Many snackfoods are produced by small-scale entrepreneurs for immediate consumption as 'streetfoods' and these are rarely packaged except for a container to hold the pieces together and keep them clean. In particular some fried foods cannot be stored for more than a few hours because migration of oil softens the crisp crust of such foods and spoils their texture.
Others snackfoods are sold in packets with an expected shelf life of a few days to several weeks. These include puffed and toasted cereals and fried legumes/cereals in such products as 'Bombay mix'.
The main causes of spoilage are moisture pickup in humid climates, which leads to softening of the products within a few hours, and rancidity which develops over a few days or weeks depending on the type of oil used for frying and the storage conditions. Packaging should therefore be used to prevent moisture pickup in humid climates and also prevent air and light from reaching the product in both humid and dry climates to restrict the development of rancidity. As these products tend to be fragile the pack should also protect against crushing and other types of mechanical damage. It is usual to use a barrier film such as polypropylene for sealed bags of product and a cardboard box to protect against light and mechanical damage.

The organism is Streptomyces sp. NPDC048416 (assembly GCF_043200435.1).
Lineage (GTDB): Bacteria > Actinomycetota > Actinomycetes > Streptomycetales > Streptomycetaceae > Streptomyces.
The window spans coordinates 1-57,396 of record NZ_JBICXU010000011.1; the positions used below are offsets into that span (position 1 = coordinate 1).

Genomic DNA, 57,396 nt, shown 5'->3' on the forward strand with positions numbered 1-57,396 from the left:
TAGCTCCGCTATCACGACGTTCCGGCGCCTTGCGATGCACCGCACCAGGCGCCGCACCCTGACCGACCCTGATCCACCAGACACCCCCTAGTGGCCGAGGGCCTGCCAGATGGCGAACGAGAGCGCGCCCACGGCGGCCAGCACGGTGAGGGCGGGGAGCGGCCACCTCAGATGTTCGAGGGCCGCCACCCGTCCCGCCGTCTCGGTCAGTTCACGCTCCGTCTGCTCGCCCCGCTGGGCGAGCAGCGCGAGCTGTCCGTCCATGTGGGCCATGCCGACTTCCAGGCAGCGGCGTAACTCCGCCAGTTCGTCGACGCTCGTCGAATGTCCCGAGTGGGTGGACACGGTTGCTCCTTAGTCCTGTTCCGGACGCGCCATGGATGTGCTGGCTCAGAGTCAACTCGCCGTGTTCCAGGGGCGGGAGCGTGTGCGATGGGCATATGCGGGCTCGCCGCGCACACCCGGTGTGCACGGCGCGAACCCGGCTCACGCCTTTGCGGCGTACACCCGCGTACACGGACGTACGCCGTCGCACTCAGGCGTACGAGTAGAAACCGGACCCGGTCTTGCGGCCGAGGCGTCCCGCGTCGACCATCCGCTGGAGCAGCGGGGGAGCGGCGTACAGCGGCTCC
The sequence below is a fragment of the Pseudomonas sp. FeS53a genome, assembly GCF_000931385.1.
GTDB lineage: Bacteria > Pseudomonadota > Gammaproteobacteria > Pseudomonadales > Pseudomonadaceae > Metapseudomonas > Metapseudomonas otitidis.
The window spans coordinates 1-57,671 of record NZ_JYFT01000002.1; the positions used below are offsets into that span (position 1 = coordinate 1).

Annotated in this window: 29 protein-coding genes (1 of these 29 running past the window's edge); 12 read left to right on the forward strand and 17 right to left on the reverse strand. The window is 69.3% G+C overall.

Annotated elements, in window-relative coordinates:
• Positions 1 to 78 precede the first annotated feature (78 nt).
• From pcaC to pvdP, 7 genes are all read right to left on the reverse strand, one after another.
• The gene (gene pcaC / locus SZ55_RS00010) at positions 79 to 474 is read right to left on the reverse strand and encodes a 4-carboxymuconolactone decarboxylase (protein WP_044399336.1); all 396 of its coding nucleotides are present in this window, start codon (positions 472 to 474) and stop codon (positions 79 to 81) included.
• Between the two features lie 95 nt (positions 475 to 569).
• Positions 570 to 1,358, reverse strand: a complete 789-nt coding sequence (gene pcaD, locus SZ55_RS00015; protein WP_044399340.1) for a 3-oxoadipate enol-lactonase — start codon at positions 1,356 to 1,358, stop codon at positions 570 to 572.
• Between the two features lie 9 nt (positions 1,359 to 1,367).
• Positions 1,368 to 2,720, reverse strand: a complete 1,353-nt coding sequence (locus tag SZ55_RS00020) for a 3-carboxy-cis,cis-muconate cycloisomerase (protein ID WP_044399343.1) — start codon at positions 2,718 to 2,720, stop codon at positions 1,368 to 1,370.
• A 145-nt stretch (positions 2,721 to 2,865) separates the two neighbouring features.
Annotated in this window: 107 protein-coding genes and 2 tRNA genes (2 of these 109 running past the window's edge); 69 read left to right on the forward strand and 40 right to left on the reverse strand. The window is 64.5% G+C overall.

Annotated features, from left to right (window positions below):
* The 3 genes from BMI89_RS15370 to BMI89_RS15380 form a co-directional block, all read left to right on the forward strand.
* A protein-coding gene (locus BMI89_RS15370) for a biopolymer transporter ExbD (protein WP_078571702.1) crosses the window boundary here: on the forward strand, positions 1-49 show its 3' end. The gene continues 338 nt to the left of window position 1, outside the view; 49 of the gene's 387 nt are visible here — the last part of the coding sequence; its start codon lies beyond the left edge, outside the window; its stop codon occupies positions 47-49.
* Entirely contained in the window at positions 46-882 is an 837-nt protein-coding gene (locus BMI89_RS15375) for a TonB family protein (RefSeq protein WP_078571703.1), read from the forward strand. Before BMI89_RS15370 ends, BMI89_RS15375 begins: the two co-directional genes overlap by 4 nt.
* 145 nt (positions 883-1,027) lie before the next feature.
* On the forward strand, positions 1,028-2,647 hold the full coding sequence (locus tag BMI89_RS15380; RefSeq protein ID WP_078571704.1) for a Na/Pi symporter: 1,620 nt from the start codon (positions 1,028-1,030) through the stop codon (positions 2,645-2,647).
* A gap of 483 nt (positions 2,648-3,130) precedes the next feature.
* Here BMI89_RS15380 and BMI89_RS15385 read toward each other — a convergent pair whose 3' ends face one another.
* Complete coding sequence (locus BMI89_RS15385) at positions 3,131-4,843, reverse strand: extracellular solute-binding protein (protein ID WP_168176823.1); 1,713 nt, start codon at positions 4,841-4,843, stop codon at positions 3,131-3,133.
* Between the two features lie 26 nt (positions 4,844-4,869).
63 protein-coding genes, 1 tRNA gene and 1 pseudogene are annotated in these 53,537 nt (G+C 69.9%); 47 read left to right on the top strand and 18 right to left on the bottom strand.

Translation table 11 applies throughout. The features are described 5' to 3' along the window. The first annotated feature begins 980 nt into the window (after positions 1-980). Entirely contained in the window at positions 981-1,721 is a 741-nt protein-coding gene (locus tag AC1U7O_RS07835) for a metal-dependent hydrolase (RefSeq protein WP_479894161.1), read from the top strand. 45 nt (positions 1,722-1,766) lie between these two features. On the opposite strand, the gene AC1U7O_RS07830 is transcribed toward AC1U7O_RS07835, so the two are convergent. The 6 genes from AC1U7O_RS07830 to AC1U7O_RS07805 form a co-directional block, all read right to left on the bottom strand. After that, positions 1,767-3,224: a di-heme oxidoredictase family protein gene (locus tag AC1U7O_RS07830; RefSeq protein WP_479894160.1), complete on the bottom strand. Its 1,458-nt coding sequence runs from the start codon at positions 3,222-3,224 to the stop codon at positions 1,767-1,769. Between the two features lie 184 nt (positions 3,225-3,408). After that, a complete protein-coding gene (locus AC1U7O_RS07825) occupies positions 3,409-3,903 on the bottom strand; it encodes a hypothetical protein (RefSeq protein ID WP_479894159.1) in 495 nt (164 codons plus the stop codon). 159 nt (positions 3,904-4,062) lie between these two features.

Pasteurized milk depends on both the heat treatment of pasteurization and post-processing cooling to maintain its shelf-life. Packaging should be sterilized to prevent contamination after processing but its main function is to contain the milk and keep it clean.